*This is the continuation of the transcript of a webinar hosted by InetSoft in January 2018 on the topic of "Data Visualization How To Techniques." The speaker is Abhishek Gupta, product manager at InetSoft.*

The next point is talking about telling the truth with your data. It’s called graphical integrity. As a viewer, as a consumer of data and graphical data, there’s nothing more annoying than being lied to by a report, or by a chart, or by a graph, and yet this happens all the time.

There are a few different ways that people will lie with their graphs. One way is that they will misrepresent the data that they’re showing. They’ll misrepresent changes in the data. Very often they’ll use the length of a line or the size of an object to represent the relative growth of something. So, you’ll see lines getting longer and longer over time to indicate that a number gets larger and larger over time.

But unless that object gets larger where the same proportion to the number gets larger, then that object is lying to you. So for example, here’s a graph that shows the mandated fuel economy for automobiles in the 1970’s. The government mandated the average fuel economy had to be 18 miles per gallon in 1978 ,and it went up every year until it was mandated to be 27.5 miles per gallon in 1985.

So over that period, that fuel economy was mandated to go up about 50% or so. But the graph that’s showing that information shows lines to represent those numbers. Those lines get bigger and bigger by about 8-10 times. So, a 50% increase in data is shown by about an 800% increase in the size of these lines that represent that data.

The graph is totally lying to us and Tufty actually came up with a formula to describe this or measure this. He called it the lie factor. The lie factor is the size of the effect that’s shown in the graphic, the size of the effect of the data. So, if you’ve got an 800% increase in the size of your graphic change to represent only a 50% increase in the size of your data, then your lie factor is 800% divided by 50% which is what? 16.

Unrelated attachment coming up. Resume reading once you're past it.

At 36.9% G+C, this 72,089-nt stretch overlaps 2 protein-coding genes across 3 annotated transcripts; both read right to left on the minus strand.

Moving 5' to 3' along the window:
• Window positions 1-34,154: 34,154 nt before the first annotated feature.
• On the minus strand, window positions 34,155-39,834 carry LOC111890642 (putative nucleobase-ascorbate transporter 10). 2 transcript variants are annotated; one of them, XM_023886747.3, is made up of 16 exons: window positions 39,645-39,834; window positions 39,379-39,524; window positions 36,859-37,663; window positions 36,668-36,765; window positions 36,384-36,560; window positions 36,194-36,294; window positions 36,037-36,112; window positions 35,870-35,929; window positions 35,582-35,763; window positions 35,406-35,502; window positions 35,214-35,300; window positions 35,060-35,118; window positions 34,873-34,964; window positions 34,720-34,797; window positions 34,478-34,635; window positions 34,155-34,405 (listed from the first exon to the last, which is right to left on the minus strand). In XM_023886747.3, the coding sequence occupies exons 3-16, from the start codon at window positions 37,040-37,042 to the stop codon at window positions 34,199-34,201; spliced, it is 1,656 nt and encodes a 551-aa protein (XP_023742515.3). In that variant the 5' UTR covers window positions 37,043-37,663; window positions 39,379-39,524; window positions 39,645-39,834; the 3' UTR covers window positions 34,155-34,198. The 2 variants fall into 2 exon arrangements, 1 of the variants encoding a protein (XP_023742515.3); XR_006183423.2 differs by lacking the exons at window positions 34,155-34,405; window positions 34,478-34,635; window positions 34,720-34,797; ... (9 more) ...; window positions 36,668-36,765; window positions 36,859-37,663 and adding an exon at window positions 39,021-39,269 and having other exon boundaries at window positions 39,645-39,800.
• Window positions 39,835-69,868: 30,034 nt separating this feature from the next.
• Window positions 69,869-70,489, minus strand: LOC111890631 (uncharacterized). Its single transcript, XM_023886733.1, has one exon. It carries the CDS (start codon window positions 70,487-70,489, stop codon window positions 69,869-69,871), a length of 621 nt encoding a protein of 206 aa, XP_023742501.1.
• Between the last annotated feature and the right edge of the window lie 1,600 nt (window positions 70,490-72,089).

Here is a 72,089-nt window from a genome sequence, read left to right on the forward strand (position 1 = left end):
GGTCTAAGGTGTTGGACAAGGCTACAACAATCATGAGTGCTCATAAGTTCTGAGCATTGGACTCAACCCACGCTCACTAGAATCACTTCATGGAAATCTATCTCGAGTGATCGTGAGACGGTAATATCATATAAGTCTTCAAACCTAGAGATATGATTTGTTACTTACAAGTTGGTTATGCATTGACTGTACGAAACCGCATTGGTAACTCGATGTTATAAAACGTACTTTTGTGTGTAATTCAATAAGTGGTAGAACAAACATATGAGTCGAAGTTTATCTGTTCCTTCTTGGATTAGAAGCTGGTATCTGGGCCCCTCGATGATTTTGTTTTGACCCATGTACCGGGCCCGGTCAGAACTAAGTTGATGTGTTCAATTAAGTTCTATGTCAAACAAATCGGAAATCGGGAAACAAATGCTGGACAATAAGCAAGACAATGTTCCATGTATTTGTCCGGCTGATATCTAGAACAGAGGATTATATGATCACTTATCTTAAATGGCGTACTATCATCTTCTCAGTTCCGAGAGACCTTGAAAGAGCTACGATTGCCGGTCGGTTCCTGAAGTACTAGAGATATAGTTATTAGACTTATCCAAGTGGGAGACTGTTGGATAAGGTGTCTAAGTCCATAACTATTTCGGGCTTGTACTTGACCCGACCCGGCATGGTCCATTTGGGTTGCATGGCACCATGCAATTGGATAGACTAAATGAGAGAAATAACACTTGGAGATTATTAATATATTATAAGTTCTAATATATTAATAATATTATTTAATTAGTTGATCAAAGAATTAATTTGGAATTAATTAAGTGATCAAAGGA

#1 Ranking: Read how InetSoft was rated #1 for user adoption in G2's user survey-based index | Read More |

So, you’re lying quite a bit. And this is the picture that we’re talking about here. This is from the New York Times. Now, these are credible news sources doing this. And sometimes they do it deliberately, but more often than not they do it because they want to make it look pretty. They think to make it look pretty is more important than actually showing the truthful data.

How do you show data that is one-dimensional? How do people show that? Do they really show it fairly? This is a really common problem. What you’ll see a lot of times is data points tend to be one-dimensional data points. I’ve got a graph I’m looking at here. It’s the number of doctors devoted to family practice for different years.

In 1964, it was 27%, 1975 it was 16%, and 1990 it was 12%. Those are three numbers. Those are single points. Each number represents just a single dimension of data—just a point. But the graph I’m looking at represents each one of those points by a picture of a doctor—a nice little drawing of a doctor holding a clipboard.

And the problem with this is that these pictures are two-dimensional. So, what the picture is doing is it has the height of each doctor. It’s proportional to those numbers—27, 16, and 12. But the picture doesn’t just have height. The picture also has width and as you know the size of an object is proportional both to its size and its width.

Learn how InetSoft's native big data application is specifically designed for a big data operating system. |

And so, if you’re presenting one-dimensional data with a two-dimensional object the size of that object tends to be over-exaggerated as it gets larger because both the width and the height are both growing. And so, in this case here—27% and 12%--we’ve got a difference of what is that—about 100%? It a little bit more than doubled between 12-27%.

But these pictures—even though they’re twice as high, they’re actually about four times the size because when you double the height you also double the width. So, this is a lie factor of about four here because it’s representing 100% data increase with the 400% increase in size. That’s a really common problem.

Previous: Charts Built Without Computers |